Screencast Workflow Best Practices

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Female hands typing on comuter keyboardWe recently created a number of screencasts for clients to support software training. As public-facing screencasts for enterprise software, the standards had to be very high. That meant 1 single person couldn’t do everything; we needed a professional voice actor, a software SME, and someone from our team to take care of instructional design and editing. While we’ve certainly created many screencasts, I looked online for workflow best practices for creating high-quality screencasts with multiple resources.

Unfortunately, very little guidance and a lot of complaints were all that I could find. For this type of screencast you can’t wing it; having the SME record the video and then building a script around it just doesn’t work. And getting the voiceover work done prematurely, without proper planning, tends to mean rework. So what’s the best approach?

While it might not work for every situation, we’ve developed an approach to screencasting that generally works well for Uncanny Owl. Here are the steps we follow:

  1. Plan everything. We start off by looking at the planned outcomes and objectives. What does the learner need to get out of the screencast? What’s the best way to achieve it using the software? This certainly requires a lot of collaboration with an SME and production of a draft script. We can have the software up on the screen and walk through exactly what the learner needs to see and how best to explain it.
  2. Record the video. The SME does the actual interaction with the software while someone from our team observes the recording to do initial script reconciliation and verifying that the pace is appropriate. With 2-3 good takes, there’s typically enough video to perform a more detailed reconciliation and to tailer the script as needed. If anything needs to be recaptured, it can be done almost immediately. It may even help to have someone read the script while the SME is performing the activities.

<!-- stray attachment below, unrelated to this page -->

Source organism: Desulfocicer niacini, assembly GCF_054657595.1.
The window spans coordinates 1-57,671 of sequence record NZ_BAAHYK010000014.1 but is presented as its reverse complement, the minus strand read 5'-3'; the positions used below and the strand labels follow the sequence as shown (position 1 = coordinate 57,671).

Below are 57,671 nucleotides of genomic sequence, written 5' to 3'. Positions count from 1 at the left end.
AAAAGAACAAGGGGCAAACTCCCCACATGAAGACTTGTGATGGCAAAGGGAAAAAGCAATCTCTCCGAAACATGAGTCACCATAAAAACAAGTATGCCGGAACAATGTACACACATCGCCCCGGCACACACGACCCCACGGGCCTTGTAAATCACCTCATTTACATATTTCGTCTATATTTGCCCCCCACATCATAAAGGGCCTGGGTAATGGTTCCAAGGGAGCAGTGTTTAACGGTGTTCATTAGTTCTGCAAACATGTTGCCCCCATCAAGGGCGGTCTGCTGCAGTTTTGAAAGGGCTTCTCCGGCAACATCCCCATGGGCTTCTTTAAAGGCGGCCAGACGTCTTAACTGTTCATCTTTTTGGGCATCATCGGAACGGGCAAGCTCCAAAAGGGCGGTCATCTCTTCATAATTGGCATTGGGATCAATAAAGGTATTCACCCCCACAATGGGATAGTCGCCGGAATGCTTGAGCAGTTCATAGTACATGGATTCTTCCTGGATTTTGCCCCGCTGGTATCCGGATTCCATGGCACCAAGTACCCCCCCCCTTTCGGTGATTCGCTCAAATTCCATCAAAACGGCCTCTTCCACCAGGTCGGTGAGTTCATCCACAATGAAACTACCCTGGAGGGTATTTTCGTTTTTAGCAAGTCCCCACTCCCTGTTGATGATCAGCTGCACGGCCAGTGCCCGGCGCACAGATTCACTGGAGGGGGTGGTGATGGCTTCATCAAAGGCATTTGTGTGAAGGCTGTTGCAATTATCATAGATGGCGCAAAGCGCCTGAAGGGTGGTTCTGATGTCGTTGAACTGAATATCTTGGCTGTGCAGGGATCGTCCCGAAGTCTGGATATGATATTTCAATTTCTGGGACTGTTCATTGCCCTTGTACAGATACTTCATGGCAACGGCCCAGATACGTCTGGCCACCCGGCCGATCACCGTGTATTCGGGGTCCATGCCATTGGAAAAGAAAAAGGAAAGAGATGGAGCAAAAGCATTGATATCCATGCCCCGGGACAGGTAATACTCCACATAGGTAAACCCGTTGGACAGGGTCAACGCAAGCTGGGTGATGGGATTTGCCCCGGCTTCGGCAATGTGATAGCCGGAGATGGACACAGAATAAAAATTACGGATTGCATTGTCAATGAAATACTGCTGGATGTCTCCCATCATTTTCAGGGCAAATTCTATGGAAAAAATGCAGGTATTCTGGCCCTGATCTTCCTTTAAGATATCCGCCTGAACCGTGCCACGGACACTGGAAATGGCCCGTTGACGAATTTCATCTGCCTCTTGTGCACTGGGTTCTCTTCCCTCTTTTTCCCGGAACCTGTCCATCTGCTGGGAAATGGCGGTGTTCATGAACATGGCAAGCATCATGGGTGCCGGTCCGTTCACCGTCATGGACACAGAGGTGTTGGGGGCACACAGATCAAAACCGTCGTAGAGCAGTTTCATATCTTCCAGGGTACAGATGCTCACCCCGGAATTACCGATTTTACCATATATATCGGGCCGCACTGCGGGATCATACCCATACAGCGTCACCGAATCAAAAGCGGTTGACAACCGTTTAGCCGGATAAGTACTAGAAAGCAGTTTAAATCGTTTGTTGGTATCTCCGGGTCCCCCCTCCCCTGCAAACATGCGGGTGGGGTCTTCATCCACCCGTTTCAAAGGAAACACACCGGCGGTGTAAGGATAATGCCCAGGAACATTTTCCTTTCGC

3. Finalize the script. This needs to get as close as perfect as possible before it goes to the voice actor. Try recording it yourself and listen to it both with and without the video to make sure it flows well and is straightforward to learners.
  4. Record the audio track. Since the voice talent may not have the video context to work with, include directional cues in the script as required.
  5. Put everything together. Cut the audio up and add it to the video, syncing everything so it seems like the person interacting with the software is the same person speaking. Add or shorten the video as appropriate, and make sure any edits don’t hurt the pacing or cause problems with mouse movements. Once that’s all done, the screencast is ready for publishing!

That workflow has produced generally good results for us, but we’d love to hear your tips for better screencasts in the comments.

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